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Routledge Research in International Law Nationalization, Natural Resources and International Investment Law Contractual Relationship as a Dynamic Bargaining Process


250 pages




July 06, 2017



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Originally published in a Japanese-language edition from Kokusai Shoin in August 1990, this book is an updated English edition of the author’s Ph.D. thesis. The thesis was submitted to the University of Tokyo in September 1987 as a part of the process leading to the acquisition of a Ph.D. in Law, or LL.D., from the University of Tokyo in March 1988. The author has updated the original 1990 edition and translated it into English. Routledge, seeing the merit of this book, published it in August 2017, 30 years after the submission of the original thesis. The reasons for publishing this new edition are described below.
First, the book’s main argument is that the legal relationship between host states and foreign enterprises for the development of natural resources is best described as a dynamic bargaining process. This process occurs between the contracting parties, that is, host state governments or state enterprises of host states and foreign enterprises. The author calls this dynamic bargaining process a “legal process of natural resource development.” Each party tries to secure or enhance its interests by resorting to the governing law of agreements, the governing law for nationalization, or the governing law for revising agreements, depending on the stage of their relationship. Scholars of international law, however, have focused mainly on specific, and rather exceptional, cases of nationalization, or unilateral repudiation of agreements for the development of natural resources. Thus, they have paid almost no attention to renegotiation and flexible revisions.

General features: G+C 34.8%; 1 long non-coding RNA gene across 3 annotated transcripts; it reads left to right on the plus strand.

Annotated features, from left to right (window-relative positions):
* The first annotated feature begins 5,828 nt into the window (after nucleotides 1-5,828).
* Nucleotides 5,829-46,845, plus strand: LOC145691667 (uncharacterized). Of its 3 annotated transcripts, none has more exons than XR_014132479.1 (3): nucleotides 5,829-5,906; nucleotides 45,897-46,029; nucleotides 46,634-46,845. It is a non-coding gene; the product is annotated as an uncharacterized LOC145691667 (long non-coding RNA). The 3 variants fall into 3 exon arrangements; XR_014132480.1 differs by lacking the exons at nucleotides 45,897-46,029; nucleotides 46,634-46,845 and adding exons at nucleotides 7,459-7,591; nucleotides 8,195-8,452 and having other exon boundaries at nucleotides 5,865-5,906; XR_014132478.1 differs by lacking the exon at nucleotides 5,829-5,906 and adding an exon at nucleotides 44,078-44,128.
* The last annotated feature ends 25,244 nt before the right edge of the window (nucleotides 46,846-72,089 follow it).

Second, most agreements for the development of natural resources that were concluded from the late 19th century to the mid-1950s were renegotiated and transformed into so-called “modern agreements.” These agreements reflected an enhanced balance between the interests of host states and foreign enterprises. This book persuasively describes this development from “traditional” to “modern” agreements for the development of natural resources. The author’s description is based on a comprehensive and meticulous analysis of primary sources. These sources include agreements, domestic laws of host states, resolutions of international organizations (OPEC, the UN, etc.), treaties and international arbitration cases, and secondary works written by international law scholars.
In sum, this book sheds new light on the contractual relationships between host states and foreign enterprises in long-term natural resource development projects. In doing so, the author defines it as the legal process of natural resource development. This framework may be applied to other types of foreign direct investment, such as infrastructure building and management. Infrastructure projects that could apply to this framework include water supply, electric power generation and supply, road/port/airport construction and management, urban development, etc. This book is useful as a reference that will assist those designing legal frameworks for the establishment and risk management of such long-term FDI projects, including various types of public-private partnerships (PPP).

(Written by Junji Nakagawa, Professor, Institute of Social Science / 2018)

Table of Contents

Chapter 1 Introduction: defining the problems and the need for a new analytical approach
Chapter 2 Agreements for the development of natural resources
Chapter 3 Governing law of agreements
Chapter 4 Governing law for nationalization
Chapter 5 Governing law for revising agreements
Chapter 6 Legal process of natural resource nationalization disputes: concluding remarks
Appendix 1: List of agreements for the development of natural resource
Appendix 2: References for the list of agreements for the development of natural resources
Index of cases

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